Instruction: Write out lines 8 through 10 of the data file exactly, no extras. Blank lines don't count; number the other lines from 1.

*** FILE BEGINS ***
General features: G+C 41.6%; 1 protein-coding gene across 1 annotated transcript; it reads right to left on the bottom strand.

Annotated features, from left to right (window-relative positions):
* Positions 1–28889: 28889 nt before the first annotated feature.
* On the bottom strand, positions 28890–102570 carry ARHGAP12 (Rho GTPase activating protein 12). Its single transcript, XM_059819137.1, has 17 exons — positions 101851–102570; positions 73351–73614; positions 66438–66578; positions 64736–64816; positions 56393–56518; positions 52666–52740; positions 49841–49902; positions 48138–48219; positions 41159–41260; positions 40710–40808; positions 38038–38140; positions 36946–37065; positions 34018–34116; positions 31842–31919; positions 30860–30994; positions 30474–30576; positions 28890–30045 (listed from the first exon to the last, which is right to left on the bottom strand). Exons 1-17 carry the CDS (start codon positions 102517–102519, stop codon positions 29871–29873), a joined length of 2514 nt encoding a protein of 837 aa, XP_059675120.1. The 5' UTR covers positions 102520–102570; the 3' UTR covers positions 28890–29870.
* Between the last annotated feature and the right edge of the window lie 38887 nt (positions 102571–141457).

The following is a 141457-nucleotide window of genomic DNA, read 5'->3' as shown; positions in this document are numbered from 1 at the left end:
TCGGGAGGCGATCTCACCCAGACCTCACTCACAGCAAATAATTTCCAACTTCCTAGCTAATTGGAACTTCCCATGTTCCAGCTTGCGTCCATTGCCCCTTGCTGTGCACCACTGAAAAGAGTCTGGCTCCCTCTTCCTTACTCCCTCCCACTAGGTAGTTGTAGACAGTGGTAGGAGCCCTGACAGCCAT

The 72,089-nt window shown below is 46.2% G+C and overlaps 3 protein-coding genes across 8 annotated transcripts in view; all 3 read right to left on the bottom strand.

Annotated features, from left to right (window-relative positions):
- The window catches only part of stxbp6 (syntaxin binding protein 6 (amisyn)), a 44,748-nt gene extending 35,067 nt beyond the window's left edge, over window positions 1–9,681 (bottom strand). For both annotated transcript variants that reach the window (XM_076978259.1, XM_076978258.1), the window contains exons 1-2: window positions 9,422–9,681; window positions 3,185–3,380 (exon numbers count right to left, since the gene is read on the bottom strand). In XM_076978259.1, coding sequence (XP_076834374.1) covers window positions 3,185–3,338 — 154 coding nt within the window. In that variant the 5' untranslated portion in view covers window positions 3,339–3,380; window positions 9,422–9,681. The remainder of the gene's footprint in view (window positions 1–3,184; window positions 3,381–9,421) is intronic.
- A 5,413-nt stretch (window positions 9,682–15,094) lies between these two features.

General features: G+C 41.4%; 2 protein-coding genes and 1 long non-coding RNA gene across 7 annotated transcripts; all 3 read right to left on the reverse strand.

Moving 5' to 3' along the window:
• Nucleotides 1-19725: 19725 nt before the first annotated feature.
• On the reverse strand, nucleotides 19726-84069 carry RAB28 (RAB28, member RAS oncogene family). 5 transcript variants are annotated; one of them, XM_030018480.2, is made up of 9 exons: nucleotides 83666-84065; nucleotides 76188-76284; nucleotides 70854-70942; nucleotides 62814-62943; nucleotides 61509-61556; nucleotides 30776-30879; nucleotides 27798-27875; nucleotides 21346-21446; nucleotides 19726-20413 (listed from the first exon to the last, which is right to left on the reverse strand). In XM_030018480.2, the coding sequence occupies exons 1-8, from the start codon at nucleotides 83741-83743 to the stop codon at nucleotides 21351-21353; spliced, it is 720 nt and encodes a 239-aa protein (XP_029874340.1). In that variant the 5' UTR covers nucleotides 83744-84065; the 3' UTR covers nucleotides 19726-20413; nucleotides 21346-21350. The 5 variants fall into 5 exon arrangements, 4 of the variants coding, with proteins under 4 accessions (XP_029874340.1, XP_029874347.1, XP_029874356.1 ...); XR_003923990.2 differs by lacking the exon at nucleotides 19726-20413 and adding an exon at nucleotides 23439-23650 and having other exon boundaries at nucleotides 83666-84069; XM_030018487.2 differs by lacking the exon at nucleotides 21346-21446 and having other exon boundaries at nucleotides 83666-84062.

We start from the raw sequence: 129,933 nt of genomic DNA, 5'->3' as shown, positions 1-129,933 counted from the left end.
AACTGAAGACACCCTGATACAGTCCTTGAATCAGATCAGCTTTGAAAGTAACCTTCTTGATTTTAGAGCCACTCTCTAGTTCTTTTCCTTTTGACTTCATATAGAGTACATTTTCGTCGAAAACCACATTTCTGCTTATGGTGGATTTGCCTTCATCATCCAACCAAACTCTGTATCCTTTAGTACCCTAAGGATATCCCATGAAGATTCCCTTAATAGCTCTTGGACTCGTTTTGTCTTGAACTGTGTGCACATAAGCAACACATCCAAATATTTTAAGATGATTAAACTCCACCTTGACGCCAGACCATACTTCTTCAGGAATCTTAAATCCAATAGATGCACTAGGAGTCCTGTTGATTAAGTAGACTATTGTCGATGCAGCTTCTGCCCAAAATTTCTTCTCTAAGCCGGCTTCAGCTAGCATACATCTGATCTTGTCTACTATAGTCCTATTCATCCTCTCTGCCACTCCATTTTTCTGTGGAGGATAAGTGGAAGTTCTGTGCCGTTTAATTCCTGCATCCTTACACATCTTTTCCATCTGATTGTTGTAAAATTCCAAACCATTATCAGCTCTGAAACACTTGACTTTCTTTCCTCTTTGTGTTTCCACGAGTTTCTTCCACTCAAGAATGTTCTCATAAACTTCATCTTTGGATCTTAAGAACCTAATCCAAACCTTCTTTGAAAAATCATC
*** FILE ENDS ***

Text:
The 72,089-nt window shown below is 46.2% G+C and overlaps 3 protein-coding genes across 8 annotated transcripts in view; all 3 read right to left on the bottom strand.

Annotated features, from left to right (window-relative positions):
- The window catches only part of stxbp6 (syntaxin binding protein 6 (amisyn)), a 44,748-nt gene extending 35,067 nt beyond the window's left edge, over window positions 1–9,681 (bottom strand). For both annotated transcript variants that reach the window (XM_076978259.1, XM_076978258.1), the window contains exons 1-2: window positions 9,422–9,681; window positions 3,185–3,380 (exon numbers count right to left, since the gene is read on the bottom strand). In XM_076978259.1, coding sequence (XP_076834374.1) covers window positions 3,185–3,338 — 154 coding nt within the window. In that variant the 5' untranslated portion in view covers window positions 3,339–3,380; window positions 9,422–9,681. The remainder of the gene's footprint in view (window positions 1–3,184; window positions 3,381–9,421) is intronic.